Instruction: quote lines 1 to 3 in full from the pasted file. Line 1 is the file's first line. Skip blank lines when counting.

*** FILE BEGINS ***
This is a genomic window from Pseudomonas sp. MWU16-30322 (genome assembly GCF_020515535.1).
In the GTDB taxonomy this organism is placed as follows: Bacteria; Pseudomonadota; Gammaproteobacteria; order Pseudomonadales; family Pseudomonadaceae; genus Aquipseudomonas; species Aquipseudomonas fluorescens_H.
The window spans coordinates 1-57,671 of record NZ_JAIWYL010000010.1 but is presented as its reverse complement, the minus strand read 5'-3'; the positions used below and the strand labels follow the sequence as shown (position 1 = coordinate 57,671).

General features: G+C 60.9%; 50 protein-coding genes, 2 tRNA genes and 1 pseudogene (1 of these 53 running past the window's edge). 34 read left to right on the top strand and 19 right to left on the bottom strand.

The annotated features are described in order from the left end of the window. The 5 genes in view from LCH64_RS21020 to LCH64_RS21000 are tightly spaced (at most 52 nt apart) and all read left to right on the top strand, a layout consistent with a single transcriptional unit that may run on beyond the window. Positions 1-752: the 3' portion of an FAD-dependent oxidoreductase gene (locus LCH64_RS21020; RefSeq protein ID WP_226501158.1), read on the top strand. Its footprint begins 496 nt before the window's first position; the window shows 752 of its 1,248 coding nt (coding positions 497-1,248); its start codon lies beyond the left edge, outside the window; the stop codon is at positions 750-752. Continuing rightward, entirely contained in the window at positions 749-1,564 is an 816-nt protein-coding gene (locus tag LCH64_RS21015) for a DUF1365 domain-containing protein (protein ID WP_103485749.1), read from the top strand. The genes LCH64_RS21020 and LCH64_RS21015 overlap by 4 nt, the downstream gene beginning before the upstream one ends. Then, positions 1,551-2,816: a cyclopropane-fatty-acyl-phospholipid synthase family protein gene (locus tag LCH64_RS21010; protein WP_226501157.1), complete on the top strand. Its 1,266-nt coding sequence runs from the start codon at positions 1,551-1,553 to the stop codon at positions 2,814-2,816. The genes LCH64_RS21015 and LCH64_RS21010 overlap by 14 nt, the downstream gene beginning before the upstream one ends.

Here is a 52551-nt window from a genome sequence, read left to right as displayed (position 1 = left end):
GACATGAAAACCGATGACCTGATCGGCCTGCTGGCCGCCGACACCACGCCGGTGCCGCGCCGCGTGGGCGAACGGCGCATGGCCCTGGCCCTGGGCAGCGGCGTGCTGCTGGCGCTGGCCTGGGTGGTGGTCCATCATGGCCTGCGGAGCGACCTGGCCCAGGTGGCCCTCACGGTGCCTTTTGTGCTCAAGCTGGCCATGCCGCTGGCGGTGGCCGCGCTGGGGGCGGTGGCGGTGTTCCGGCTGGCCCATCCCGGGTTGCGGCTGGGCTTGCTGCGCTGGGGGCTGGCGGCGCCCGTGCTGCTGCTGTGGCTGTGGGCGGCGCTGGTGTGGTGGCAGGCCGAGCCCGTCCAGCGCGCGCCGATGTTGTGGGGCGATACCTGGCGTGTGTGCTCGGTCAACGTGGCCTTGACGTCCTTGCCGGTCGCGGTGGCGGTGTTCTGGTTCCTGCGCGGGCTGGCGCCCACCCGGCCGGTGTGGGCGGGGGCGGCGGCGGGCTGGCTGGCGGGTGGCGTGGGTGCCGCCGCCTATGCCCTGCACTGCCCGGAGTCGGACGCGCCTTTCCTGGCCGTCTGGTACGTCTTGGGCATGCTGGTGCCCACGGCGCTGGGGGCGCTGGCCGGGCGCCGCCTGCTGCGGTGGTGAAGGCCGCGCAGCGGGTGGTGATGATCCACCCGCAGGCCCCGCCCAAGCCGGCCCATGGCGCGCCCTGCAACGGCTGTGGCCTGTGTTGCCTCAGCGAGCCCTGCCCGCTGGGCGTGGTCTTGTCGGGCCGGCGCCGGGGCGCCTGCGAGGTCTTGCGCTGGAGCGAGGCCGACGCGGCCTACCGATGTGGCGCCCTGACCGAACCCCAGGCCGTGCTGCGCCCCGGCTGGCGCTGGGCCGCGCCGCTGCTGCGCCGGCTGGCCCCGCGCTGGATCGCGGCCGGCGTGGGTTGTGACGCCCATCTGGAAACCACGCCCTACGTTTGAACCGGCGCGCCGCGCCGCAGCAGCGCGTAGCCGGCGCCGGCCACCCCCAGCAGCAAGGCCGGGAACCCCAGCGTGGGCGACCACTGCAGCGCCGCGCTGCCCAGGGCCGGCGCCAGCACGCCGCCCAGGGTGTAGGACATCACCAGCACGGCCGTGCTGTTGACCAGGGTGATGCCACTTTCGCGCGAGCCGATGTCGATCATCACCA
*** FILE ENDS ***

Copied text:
This is a genomic window from Pseudomonas sp. MWU16-30322 (genome assembly GCF_020515535.1).
In the GTDB taxonomy this organism is placed as follows: Bacteria; Pseudomonadota; Gammaproteobacteria; order Pseudomonadales; family Pseudomonadaceae; genus Aquipseudomonas; species Aquipseudomonas fluorescens_H.
The window spans coordinates 1-57,671 of record NZ_JAIWYL010000010.1 but is presented as its reverse complement, the minus strand read 5'-3'; the positions used below and the strand labels follow the sequence as shown (position 1 = coordinate 57,671).